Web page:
News at WilmU

Student Wellness

As director of Student Health Services at Delaware State University, Wilmington University alumna Dr. Michelle Fisher had built a solid career based on her nursing expertise — including her MSN from WilmU.  

businesswoman smiling

Dr. Michelle Fisher | Photo by Susan L. Gregg

While she certainly could have rested on her laurels, Fisher had a vision that she could do more to support students and contribute to the DSU mission. But to achieve those goals, she would need additional leadership and business skills. Fortunately, WilmU’s Doctor of Business Administration program provided a perfect avenue for expanding her skills while juggling demands of family and career.

She discovered that part of the richness of the DBA program was that it brought together managers with diverse backgrounds who shared varied insights. She also found that she was able to integrate the instructional content with her specific interests in student wellness, enabling her to conduct her dissertation research on student participation and satisfaction with campus health programs. Dr. Fisher shared the findings of her research with the DSU Health Committee, which allowed her to fine-tune their offerings. For example, she found that student participation in health events is enhanced when the events are entertaining and leverage social media.  There is no reason why wellness education has to be dull.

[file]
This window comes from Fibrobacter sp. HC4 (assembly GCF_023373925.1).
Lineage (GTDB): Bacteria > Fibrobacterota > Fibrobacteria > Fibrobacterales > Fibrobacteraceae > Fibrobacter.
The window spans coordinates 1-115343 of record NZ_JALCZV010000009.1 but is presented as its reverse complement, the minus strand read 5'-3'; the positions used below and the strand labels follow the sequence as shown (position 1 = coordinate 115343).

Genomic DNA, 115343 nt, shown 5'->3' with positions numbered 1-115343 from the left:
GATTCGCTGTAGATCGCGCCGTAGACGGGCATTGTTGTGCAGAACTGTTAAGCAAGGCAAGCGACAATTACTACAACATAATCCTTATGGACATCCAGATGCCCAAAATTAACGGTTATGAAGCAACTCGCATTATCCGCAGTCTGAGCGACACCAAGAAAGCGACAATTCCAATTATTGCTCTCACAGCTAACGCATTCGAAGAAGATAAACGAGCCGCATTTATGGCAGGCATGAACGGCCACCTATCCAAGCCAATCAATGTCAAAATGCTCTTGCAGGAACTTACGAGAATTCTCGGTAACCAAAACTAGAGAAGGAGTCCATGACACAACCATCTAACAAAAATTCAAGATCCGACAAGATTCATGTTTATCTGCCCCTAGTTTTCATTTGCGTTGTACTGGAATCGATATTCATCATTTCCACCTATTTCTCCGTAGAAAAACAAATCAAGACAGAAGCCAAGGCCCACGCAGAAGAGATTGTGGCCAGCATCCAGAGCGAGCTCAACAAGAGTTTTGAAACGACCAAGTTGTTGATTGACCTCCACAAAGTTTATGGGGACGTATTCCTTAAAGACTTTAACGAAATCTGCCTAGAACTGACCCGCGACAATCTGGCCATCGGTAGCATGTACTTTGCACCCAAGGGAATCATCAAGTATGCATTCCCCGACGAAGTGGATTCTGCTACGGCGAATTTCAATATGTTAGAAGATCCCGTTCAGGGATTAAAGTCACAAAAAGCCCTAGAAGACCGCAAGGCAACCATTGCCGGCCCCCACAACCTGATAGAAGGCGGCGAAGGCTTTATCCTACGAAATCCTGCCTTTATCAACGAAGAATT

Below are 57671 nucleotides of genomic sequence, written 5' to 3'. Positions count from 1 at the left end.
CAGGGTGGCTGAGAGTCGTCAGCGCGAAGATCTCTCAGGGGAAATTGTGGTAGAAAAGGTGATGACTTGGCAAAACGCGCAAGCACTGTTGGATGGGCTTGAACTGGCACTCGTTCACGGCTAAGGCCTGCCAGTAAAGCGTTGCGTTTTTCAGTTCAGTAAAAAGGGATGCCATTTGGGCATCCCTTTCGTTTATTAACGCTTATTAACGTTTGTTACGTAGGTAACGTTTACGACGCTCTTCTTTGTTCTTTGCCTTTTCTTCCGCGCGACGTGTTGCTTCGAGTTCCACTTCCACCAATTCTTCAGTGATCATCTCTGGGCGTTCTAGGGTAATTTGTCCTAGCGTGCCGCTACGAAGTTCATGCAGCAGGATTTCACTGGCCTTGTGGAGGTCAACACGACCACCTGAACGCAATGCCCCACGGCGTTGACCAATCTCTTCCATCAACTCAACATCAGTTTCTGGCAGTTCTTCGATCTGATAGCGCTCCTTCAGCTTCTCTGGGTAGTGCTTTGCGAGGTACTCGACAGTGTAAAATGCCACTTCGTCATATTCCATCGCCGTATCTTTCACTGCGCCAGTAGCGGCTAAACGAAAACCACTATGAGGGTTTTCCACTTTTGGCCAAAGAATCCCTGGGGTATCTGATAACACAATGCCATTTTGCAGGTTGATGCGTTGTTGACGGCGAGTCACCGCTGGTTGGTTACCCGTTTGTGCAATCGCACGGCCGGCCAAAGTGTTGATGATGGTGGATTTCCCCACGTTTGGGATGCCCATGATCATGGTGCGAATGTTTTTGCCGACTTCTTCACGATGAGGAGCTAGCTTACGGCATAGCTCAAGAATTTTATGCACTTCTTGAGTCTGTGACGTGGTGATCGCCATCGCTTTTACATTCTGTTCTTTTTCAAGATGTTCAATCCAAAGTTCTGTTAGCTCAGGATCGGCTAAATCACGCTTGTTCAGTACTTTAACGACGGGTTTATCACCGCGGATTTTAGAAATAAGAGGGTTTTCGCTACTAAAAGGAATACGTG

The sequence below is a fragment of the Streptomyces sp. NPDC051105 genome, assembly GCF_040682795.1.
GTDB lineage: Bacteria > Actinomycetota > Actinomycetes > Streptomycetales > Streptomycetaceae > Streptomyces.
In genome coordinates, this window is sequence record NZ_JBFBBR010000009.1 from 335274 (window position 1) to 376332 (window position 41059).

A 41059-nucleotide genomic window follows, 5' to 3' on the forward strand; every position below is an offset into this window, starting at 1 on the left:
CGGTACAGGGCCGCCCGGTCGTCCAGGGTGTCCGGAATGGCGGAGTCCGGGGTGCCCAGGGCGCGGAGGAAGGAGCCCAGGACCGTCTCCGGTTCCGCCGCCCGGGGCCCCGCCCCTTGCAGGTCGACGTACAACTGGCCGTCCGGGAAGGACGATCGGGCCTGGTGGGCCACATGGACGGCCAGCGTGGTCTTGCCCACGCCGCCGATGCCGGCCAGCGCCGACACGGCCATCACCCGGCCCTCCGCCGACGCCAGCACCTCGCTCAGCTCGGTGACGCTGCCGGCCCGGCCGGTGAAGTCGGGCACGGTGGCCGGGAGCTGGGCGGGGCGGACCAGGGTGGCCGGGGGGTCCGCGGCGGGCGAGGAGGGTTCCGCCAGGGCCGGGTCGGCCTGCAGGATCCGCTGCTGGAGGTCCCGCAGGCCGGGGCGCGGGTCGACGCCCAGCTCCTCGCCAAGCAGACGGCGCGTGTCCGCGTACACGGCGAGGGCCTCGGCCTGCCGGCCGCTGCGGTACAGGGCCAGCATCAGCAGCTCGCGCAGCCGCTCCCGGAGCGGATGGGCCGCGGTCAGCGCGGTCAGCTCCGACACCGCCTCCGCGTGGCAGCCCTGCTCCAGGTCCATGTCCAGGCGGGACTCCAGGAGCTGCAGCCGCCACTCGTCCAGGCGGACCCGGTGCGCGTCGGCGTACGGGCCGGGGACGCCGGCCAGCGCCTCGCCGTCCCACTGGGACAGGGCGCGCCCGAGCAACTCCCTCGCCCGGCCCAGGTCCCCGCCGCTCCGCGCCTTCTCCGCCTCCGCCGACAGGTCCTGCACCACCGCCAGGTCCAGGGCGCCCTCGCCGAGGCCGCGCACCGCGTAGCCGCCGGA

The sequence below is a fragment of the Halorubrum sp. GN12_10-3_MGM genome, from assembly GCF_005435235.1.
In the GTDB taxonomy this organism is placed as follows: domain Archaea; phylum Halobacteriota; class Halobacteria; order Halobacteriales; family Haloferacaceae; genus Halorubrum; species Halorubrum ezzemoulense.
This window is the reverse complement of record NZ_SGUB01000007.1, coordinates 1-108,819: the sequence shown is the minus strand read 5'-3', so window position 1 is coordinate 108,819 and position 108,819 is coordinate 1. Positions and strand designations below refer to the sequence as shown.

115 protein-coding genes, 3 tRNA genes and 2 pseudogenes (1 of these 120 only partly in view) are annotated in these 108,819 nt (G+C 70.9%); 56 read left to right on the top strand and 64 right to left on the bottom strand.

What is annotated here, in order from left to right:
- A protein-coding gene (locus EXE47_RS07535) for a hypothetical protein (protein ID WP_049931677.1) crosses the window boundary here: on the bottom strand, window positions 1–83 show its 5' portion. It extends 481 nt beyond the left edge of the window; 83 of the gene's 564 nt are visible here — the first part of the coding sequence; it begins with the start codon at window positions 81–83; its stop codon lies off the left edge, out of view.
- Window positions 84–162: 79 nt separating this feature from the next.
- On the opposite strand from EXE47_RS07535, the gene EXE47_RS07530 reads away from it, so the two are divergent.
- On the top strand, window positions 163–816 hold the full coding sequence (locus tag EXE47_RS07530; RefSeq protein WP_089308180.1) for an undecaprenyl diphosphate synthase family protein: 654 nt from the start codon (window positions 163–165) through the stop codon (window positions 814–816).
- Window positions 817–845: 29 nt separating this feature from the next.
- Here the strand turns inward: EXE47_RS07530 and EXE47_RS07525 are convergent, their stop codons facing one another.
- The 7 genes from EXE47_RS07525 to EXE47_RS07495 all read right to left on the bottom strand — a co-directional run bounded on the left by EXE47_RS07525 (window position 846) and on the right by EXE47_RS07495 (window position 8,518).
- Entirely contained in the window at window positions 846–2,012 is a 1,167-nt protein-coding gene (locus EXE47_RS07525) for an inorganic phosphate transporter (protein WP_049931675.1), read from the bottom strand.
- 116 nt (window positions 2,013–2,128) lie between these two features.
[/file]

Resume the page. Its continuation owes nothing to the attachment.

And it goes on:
Clearly, Dr. Fisher’s hard work in the DBA program provided the skills and confidence necessary to achieve those goals, as evidenced by her promotion to assistant vice president of Student Affairs at DSU. Despite her broader responsibilities, she remains committed to promoting student wellness. She played a key role in a team that implemented a smoke-free campus. With this initiative, DBU became a leader among historically black colleges and universities in protecting students and employees from the dangers of smoking and secondhand smoke.

What are Dr. Fisher’s takeaways from the DBA program? “Leaders need to be prepared for the unexpected,” she says. “That’s the world we live in. So we need to be constantly growing and innovating. Leaders need to become comfortable with being uncomfortable.”

And, yes, both healthcare and higher education are industries that require business skills, though both require caring for students. Dr. Fisher will never lose sight of that. WU

—Ruth Norman

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